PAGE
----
Alex Soojung-Kim Pang, Ph.D.

I study people, technology, and the worlds they make

Category: Weblogs (page 1 of 24)

Moved from Typepad to WordPress

It’s been almost a year since I last posted to my personal blog; I’ve poured most of the time and energy that I would have devoted to blogging to my next book, and what other time was left has gone to my professional blogs (and a little to Twitter and Facebook, of course). I’ve also been slowly moving over to WordPress, hosting the Deliberate Rest blog on a WordPress service, and finally decided that the time had come to either close down these older properties, or relocate them.

Life's better when we're connected

Now that the book is done, and Memorial Day weekend gave me a bit of time, I decided to take the plunge.

I first consolidated several blogs— my personal blog, and two subject-specific projects on futures and the end of cyberspace— into one, exported that, and then sent it to Typepad 2 WordPress for conversion.

I also moved the domain name from GoDaddy to, as it seemed easier to deal with everything in one place (and because I was having serious trouble making things work otherwise, to tell the truth). That took a few hours, which I suppose is okay given how disruptive it would be to lose a domain accidentally, or to have it stolen— and given that it was estimated to take several days.


The whole process was a lot less painful than I expected. There’s always some cleanup you need to do, and I helped myself years ago by using Flickr for my blog photos (so I didn’t have to import lots of pictures), but generally it was pretty smooth.

The main reason I moved from Typepad is that I want to try to consolidate my various online identities, gather together my scattered activities, and make it easier to reassemble and repurpose material.

Right now I’ve got accounts on Typepad, WordPress, and Strikingly (for the Distraction Addiction book advertisement page); I’d like to get that down to two, or even one, if possible.

I also would love to have a workflow where everything goes through one or two sites— this one and the deliberate rest blog (or the blog of whatever live project I have going on)— and then Twitter, Facebook, LinkedIn, etc. get pinged about new material, rather than do things separately across these different platforms. Buffer helps consolidate some of this, but I still feel like Twitter and LinkedIn and Facebook aren’t really useful platforms for gathering and remembering thing, which is something I need.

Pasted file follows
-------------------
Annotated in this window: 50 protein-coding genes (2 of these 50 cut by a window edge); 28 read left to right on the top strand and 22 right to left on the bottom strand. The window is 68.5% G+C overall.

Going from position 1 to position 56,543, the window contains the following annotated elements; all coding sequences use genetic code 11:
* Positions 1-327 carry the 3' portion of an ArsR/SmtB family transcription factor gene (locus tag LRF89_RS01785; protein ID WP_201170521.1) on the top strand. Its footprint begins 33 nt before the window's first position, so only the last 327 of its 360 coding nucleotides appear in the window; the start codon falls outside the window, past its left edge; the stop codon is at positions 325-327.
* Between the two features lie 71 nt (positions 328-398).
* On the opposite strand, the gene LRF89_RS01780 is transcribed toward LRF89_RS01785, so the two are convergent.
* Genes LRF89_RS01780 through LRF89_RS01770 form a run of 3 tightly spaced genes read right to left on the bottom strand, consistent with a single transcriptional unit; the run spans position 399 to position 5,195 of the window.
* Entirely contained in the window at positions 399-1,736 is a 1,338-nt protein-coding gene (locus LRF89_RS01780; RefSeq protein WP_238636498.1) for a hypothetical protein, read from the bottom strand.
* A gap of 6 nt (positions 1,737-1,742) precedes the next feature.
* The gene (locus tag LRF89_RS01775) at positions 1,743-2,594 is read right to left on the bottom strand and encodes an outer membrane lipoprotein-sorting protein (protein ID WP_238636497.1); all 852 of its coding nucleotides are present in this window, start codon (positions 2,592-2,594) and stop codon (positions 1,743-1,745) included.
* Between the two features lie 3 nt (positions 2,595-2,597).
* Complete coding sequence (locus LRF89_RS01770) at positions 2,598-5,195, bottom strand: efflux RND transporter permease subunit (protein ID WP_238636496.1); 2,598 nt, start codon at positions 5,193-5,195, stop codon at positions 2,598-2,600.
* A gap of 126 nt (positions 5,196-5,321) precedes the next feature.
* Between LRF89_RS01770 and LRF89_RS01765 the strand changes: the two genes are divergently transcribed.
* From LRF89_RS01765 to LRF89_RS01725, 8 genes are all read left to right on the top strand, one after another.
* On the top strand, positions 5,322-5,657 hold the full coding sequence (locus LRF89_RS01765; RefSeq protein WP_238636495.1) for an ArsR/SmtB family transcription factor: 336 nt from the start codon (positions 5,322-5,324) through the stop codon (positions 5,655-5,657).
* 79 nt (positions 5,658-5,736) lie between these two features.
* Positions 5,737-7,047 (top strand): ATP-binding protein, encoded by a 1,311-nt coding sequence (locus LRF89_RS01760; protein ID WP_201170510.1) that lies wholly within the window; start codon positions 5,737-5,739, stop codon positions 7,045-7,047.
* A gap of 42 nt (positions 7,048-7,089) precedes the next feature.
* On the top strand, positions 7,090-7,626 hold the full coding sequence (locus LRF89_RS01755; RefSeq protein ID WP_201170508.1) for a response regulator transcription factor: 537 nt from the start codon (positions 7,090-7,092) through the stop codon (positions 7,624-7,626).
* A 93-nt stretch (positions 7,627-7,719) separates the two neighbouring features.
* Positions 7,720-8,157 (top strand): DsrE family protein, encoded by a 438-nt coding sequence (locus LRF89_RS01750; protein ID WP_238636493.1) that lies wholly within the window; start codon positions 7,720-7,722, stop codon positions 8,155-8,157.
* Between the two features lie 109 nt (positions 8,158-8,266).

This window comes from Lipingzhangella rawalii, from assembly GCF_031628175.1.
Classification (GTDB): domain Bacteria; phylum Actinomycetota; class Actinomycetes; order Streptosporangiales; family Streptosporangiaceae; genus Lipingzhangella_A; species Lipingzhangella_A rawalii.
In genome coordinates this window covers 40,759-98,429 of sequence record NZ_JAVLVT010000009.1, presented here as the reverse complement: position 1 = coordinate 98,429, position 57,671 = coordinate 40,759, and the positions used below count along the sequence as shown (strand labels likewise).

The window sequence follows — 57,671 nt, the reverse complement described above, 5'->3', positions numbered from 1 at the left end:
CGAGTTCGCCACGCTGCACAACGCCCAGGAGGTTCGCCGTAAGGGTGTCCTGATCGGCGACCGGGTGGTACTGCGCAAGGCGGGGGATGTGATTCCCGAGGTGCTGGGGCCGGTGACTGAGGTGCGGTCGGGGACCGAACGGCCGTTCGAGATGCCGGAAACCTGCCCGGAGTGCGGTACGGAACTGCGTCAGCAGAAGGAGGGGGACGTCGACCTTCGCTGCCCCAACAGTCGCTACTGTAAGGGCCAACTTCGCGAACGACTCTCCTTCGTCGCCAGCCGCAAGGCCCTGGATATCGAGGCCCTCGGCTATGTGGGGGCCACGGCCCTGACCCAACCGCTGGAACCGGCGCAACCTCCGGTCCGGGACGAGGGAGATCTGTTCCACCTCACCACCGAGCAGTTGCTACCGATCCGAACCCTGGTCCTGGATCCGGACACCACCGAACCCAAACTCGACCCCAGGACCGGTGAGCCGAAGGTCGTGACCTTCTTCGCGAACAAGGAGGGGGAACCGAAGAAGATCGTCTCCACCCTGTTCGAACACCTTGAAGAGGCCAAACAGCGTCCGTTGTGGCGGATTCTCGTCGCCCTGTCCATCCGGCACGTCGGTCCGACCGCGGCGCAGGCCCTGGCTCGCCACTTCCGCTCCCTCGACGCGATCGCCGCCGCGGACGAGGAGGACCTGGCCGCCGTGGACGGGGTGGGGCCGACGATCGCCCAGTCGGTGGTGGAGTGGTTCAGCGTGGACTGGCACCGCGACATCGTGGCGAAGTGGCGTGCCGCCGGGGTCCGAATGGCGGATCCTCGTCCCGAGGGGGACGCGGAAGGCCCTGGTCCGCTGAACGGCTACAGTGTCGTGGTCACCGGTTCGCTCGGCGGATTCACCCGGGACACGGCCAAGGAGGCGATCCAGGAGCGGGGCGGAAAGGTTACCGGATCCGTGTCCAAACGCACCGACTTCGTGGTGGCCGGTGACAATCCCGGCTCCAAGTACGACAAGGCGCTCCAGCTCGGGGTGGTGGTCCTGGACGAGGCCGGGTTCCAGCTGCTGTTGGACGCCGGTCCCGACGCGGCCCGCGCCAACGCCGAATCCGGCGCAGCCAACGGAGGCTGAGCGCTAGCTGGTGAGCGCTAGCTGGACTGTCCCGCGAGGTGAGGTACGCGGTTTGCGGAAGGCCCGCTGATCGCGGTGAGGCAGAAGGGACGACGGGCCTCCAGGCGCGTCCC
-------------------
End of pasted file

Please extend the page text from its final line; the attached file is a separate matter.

Finally something worth reading

I would also to have things working so I can more easily take posts, put them together, revise them, and republish them in ebook format. For me a blog is useful as a first— or maybe half— draft of other things, and so I’d like the workflow to better support that.

Unfortunately, in this category, while WordPress has tons of plugins for reposting to Buffer, copying to Evernote, etc., it’s not clear that Typepad is keeping up— or is able to keep up.

So we’ll see how this goes!

Look on Contemplative Computing


Just a note: most of my blogging these days happens on my Contemplative Computing blog, though I also maintain an active (but not too active) Twitter account.

Trying out Blogsy

I decided to download Blogsy, a blog editor for the iPad, and give it a try. I’ve lamented the apparent absence of decent Typepad editors (indeed, I still pine for the old days of Ecto), but this one looks pretty promising.

via flickr

I spent yesterday at the Being Human conference in San Francisco, about which I’ll have more to say shortly. It was a very interesting time, and quite well-done.

Is the Mac blog editor market down to Mars Edit?

Hard to believe, but it looks that way. I poked around a little with Ecto this afternoon, and it looks like it’s now abandonware. I like Mars Edit well enough– the Flickr integration is nice, in particular– but there are some strange elements to it– no dedicated button for links, for example, which I shake my head at every time I write something.

But it seems impossible to me that Mars Edit is pretty much the whole game now. Can that be right?

And where the heck is the good blog editor for the iPad?